I used a China silk and it came our perfect! Around the neckline and armholes, I rolled the edges and used tiny stitches to hold in place. I pinched the fabric at the shoulders and hand-stitched in place.
And then there was this gorgeous Ralph Lauren jersey pantsuit. For this I combined the pant sloper with the dartless knit bodice sloper.
Trace off the pants sloper onto paper. (1) Draw a vertical line down from the apex of the dart. Cut along that line (but don't cut out the dart). Fold the dart closed. The pattern will open at the bottom. Tape down. (2) Repeat for the back pant sloper. (3) Trace this along the outer lines. The back will be wider than the front at the hem. For this reason, you will need to balance them out. Note the difference in width between the two (see green line). Add half the width left over to the front (between green line and red line). Subtract the same amount from the back. Both pattern pieces will now be the same width at the hemline.
Trace the new front and back pattern. (4) Lay the dartless jersey dress sloper (see video) under this pattern, lining it up at the waist. Redraw the armhole and smooth out the sides near the waist. I have extended my armhole from the edge of the shoulder to half way into the shoulder line. The original photo called for a standup collar, but I have not had much success with this type of collar for my dolls, so I chose to do a "funnel collar" instead. (5) This is done by curving my line from the neck/shoulder point up by 1/4 inch (6mm). Make a horizontal line across to the center front. It will be perpendicular to the CF. (6) Now trace all external lines for your pattern and add seam allowance. I used a 4 inch(skirt) zipper down the back. HOWEVER, it is better to order a dedicated 4 inch doll zipper because the zipper pulls on the regular human zippers are out of scale. The neckline is held in place with a hook and eye. Also....the success of this jumpsuit lies in the choice of fabric. In this case, I have used a rayon jersey which has lots of drape!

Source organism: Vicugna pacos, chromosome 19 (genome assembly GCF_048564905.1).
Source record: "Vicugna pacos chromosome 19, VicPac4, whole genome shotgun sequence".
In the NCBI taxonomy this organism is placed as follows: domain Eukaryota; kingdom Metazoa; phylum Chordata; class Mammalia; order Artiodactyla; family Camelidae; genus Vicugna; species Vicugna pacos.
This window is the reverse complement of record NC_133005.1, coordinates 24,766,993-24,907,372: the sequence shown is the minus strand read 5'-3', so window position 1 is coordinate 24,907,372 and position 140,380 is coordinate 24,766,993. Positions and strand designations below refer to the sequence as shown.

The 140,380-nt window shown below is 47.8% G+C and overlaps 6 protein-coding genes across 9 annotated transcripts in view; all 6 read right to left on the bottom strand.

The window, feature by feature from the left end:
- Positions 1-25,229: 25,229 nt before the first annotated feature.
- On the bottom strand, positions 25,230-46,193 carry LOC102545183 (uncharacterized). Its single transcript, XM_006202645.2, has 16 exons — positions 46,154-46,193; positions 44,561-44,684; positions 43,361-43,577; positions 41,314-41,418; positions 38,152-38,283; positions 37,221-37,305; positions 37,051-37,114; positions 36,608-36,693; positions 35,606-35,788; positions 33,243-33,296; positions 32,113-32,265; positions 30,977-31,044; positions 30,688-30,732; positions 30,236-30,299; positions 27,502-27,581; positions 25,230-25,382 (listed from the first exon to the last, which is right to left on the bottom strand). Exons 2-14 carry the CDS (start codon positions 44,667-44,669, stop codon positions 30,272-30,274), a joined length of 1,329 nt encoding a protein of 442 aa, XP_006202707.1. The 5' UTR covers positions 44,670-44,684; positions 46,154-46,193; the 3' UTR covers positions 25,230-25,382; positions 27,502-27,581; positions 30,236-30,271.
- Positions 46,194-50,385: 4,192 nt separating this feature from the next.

Here, I've restyled this jumpsuit by pairing it with our Dolly Givenchy "embroidered" jacket and a 1970's style chain-link belt.
Without the collar, cut from a fancy material, you have an entirely different look!
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Wednesday, October 15, 2014

Behind the Design: The Altuzarra Lattice Skirt

While preparing the fashion reports, time is of the essence. In my effort to keep them newsworthy and relevant, I have a very short amount of time to recreate the catwalks then create a few dolly versions of the latest styles. Unfortunately, however, I don't have time to prepare tutorials. My dolly version of the Altuzarra leather lattice skirt created quite a buzz. And while there was a request for a tutorial of this skirt, it also occurred to me that, from time to time, I should, perhaps, do more "style analysis" to help you better interpret catwalk styles into scaled down versions for your dolls.  If you recall, I did this in the post "Dolly Couture 101: the Classic Draped Couture Gown."And so, from time to time, I will feature a mini tutorial, "Behind the Design" whereby we stop, examine a garment then bring it to life.
I love the simplicity of this look by New York design firm, Altuzarra. The top is a simple, wrap jersey sweater folded over a bra top. Underneath the latticework, the model is wearing what appears to be panty-cut shorts, though it could be worn over almost any pencil slim garment. What really makes this look, however, is the skirt. At first I thought of creating this skirt gluing leather strips on sheer then cutting out a pattern. But upon close inspection, it was apparent, there was no understructure to this skirt. The strips of leather are attached to each other. The design of the skirt is incredibly simple. It is a straight skirt. For my dolly copy of the Altuzarra top, I used cashmere knit (cut from mom's moth eaten skirt) and the wrap top (with the addition of sleeves). The bra is made from a tiny bit of black leather. For the white version, I used a cotton shirt, knotted in the front over the white cotton bra top we made in a post on swimwear.

Early on, I did show you how to make a 1-piece skirt pattern suitable for non-woven materials and leathers. And so that it where I began. In creating this pattern, make sure it opens in the front instead of the back.

Once you have transferred the drape into the paper pattern, simply lay it on the table and use it as a guide for the leather strips. You will create the skirt on top.
You could do this skirt using 1/8-inch ribbon. However I think the leather adds a bit structure and class. The first skirt I made was from a leather scrap. The second was cut from white ultrasuede. Do NOT cut your strips randomly. They won't be even. Instead, measure out 1/8-inch spaces, draw the lines on the wrong side of the leather, then carefully cut them out. A metal ruler and Exacto Knife makes for perfectly eve strips. But scissors are okay.